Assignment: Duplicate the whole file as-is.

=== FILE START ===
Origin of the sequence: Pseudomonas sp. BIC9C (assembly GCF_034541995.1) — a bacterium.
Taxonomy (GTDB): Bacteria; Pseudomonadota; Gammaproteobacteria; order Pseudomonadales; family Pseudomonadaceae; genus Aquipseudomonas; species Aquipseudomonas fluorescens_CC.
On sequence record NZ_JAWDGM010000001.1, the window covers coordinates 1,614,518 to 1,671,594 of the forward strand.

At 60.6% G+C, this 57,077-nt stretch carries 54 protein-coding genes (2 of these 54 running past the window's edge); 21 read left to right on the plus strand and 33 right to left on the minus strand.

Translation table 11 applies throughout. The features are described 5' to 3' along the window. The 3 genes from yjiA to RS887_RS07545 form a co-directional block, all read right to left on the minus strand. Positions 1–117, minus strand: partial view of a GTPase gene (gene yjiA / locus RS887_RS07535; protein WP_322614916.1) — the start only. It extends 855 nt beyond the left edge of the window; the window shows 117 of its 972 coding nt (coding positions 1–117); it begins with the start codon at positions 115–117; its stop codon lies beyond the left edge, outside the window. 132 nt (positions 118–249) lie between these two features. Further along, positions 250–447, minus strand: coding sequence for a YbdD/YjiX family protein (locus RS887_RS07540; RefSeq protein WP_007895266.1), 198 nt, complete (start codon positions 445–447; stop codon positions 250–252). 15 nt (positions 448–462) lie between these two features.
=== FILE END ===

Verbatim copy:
Origin of the sequence: Pseudomonas sp. BIC9C (assembly GCF_034541995.1) — a bacterium.
Taxonomy (GTDB): Bacteria; Pseudomonadota; Gammaproteobacteria; order Pseudomonadales; family Pseudomonadaceae; genus Aquipseudomonas; species Aquipseudomonas fluorescens_CC.
On sequence record NZ_JAWDGM010000001.1, the window covers coordinates 1,614,518 to 1,671,594 of the forward strand.

At 60.6% G+C, this 57,077-nt stretch carries 54 protein-coding genes (2 of these 54 running past the window's edge); 21 read left to right on the plus strand and 33 right to left on the minus strand.

Translation table 11 applies throughout. The features are described 5' to 3' along the window. The 3 genes from yjiA to RS887_RS07545 form a co-directional block, all read right to left on the minus strand. Positions 1–117, minus strand: partial view of a GTPase gene (gene yjiA / locus RS887_RS07535; protein WP_322614916.1) — the start only. It extends 855 nt beyond the left edge of the window; the window shows 117 of its 972 coding nt (coding positions 1–117); it begins with the start codon at positions 115–117; its stop codon lies beyond the left edge, outside the window. 132 nt (positions 118–249) lie between these two features. Further along, positions 250–447, minus strand: coding sequence for a YbdD/YjiX family protein (locus RS887_RS07540; RefSeq protein WP_007895266.1), 198 nt, complete (start codon positions 445–447; stop codon positions 250–252). 15 nt (positions 448–462) lie between these two features.